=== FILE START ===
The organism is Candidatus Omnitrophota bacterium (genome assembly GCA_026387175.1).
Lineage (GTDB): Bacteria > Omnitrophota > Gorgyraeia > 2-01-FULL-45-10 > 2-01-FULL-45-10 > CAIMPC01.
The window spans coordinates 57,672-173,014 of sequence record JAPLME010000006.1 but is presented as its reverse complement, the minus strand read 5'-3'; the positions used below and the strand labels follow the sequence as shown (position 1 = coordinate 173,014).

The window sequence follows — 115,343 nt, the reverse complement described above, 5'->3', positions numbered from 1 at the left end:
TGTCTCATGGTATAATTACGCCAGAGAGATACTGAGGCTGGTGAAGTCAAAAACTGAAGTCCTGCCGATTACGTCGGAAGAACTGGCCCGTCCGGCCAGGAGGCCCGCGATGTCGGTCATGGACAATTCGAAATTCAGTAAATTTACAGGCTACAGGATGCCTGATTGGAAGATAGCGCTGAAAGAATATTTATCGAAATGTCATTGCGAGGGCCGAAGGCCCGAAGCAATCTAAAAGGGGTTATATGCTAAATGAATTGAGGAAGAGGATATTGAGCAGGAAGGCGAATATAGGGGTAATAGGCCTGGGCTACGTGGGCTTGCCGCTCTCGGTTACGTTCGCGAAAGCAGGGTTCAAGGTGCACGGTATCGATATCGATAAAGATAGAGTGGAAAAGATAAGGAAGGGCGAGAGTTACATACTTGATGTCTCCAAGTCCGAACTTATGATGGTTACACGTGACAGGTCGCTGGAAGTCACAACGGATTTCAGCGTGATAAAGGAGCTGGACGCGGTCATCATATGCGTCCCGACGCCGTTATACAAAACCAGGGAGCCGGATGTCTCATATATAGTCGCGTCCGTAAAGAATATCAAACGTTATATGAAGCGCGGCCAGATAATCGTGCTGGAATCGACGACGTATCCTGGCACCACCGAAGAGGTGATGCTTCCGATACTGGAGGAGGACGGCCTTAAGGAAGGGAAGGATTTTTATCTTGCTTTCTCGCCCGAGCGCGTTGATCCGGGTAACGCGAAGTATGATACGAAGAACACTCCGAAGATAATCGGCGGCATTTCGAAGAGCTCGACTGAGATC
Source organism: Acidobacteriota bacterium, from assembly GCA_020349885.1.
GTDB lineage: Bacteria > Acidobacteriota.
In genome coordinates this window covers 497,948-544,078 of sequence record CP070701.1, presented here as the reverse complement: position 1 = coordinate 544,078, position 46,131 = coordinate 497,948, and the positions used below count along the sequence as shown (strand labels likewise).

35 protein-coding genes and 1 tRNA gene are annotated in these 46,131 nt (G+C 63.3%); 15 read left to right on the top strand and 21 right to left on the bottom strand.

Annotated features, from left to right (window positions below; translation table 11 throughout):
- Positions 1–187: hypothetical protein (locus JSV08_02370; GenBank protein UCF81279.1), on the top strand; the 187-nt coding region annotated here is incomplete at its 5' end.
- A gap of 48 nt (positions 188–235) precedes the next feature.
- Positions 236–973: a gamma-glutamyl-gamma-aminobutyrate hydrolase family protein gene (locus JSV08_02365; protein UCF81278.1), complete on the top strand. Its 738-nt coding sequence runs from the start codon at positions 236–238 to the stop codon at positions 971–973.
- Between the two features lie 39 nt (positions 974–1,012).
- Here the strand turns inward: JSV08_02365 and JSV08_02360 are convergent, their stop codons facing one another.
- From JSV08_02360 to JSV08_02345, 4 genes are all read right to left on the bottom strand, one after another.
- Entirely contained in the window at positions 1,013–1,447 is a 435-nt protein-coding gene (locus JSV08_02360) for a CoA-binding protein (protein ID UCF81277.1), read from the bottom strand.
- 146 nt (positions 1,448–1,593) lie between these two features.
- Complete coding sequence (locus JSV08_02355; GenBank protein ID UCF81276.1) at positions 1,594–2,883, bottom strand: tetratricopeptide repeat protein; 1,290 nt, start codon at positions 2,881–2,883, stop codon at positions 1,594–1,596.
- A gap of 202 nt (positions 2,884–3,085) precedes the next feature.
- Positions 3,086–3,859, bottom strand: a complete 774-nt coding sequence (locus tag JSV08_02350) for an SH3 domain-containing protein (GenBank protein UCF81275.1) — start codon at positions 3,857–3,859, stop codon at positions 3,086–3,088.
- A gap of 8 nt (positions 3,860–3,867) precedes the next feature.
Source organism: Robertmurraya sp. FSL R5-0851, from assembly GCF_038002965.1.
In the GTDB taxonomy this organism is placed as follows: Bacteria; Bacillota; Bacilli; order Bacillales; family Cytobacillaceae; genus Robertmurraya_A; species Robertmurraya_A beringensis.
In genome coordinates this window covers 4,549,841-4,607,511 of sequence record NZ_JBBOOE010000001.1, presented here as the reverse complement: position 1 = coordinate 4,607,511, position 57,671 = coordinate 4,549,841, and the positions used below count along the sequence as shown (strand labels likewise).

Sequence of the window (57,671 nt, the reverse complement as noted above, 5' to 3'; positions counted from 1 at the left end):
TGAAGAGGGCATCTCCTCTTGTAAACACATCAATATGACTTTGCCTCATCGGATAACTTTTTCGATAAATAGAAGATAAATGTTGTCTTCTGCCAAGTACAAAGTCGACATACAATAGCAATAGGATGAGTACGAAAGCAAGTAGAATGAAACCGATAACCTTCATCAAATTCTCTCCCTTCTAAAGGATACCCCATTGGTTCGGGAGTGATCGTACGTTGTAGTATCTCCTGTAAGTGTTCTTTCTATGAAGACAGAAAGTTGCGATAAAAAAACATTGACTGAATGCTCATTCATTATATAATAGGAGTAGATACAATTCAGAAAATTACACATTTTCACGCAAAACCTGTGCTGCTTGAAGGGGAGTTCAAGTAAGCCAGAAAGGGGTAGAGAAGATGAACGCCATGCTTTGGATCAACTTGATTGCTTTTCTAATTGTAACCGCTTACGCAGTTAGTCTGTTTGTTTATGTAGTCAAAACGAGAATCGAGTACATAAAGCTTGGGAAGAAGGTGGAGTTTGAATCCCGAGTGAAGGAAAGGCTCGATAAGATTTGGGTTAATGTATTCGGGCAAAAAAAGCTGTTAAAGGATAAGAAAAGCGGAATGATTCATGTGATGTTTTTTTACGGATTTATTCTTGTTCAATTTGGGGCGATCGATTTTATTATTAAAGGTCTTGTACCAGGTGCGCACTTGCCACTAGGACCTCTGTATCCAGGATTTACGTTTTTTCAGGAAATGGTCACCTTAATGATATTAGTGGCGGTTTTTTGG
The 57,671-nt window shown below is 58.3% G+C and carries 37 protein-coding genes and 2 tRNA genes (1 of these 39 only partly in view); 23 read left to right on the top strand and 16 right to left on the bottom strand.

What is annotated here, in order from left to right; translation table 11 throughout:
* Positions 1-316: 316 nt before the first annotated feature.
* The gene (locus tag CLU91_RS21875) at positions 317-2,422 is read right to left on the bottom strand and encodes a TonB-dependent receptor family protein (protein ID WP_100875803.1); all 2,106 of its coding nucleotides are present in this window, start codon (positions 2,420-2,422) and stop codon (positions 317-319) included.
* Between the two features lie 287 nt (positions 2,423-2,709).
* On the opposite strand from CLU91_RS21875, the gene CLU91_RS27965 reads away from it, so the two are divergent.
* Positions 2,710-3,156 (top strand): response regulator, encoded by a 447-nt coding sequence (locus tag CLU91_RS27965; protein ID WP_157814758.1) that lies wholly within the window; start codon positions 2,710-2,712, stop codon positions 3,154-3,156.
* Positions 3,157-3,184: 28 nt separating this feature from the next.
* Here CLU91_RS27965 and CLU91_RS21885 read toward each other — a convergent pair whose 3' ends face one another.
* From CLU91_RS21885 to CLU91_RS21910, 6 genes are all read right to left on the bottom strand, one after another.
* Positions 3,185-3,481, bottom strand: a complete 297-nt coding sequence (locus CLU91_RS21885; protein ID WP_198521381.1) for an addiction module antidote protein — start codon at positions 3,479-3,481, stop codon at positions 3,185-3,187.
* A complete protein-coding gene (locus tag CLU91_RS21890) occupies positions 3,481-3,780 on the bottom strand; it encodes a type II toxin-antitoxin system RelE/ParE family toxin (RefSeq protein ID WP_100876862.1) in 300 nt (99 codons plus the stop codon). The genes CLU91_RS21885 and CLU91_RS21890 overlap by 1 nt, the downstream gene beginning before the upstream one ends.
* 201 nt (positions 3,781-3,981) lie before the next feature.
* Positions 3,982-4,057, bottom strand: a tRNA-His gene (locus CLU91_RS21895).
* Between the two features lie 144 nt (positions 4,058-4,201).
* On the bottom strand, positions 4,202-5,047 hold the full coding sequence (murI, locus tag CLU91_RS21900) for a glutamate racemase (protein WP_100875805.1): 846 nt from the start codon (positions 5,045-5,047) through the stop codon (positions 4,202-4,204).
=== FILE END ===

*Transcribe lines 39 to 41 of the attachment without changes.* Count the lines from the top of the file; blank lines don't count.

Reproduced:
* A complete protein-coding gene (locus tag CLU91_RS21890) occupies positions 3,481-3,780 on the bottom strand; it encodes a type II toxin-antitoxin system RelE/ParE family toxin (RefSeq protein ID WP_100876862.1) in 300 nt (99 codons plus the stop codon). The genes CLU91_RS21885 and CLU91_RS21890 overlap by 1 nt, the downstream gene beginning before the upstream one ends.
* 201 nt (positions 3,781-3,981) lie before the next feature.
* Positions 3,982-4,057, bottom strand: a tRNA-His gene (locus CLU91_RS21895).